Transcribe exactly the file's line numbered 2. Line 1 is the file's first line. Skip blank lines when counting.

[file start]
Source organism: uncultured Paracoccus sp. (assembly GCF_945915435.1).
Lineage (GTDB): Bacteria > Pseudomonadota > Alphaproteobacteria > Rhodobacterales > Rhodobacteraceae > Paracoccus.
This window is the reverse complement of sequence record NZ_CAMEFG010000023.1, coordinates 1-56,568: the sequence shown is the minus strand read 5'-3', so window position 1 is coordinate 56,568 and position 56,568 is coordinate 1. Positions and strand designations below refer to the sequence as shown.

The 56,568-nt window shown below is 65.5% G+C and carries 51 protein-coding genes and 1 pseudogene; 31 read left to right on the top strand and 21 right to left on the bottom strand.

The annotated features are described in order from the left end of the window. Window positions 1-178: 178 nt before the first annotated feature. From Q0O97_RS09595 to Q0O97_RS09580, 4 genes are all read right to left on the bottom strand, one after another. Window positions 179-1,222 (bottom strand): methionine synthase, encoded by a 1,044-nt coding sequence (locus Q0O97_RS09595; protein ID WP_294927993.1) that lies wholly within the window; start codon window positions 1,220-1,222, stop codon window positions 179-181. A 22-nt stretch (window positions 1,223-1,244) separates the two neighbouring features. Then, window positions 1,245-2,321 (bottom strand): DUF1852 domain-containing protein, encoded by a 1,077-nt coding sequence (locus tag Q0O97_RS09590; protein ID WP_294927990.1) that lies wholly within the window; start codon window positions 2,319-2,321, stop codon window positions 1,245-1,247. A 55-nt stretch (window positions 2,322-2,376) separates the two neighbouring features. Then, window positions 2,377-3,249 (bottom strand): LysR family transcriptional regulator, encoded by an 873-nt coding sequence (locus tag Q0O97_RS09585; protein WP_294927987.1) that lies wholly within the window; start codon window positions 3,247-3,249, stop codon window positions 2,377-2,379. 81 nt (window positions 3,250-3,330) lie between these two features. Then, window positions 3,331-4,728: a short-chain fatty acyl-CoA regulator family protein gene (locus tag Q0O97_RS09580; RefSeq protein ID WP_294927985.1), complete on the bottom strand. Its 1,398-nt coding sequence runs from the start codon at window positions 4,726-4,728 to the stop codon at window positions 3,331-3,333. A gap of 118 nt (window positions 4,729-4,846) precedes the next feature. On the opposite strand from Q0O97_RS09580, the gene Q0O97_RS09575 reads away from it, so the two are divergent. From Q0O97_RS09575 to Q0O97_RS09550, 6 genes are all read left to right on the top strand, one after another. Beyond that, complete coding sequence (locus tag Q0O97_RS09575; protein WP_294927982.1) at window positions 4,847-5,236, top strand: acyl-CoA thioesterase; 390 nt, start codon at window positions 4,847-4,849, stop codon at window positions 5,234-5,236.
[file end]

Lineage (GTDB): Bacteria > Pseudomonadota > Alphaproteobacteria > Rhodobacterales > Rhodobacteraceae > Paracoccus.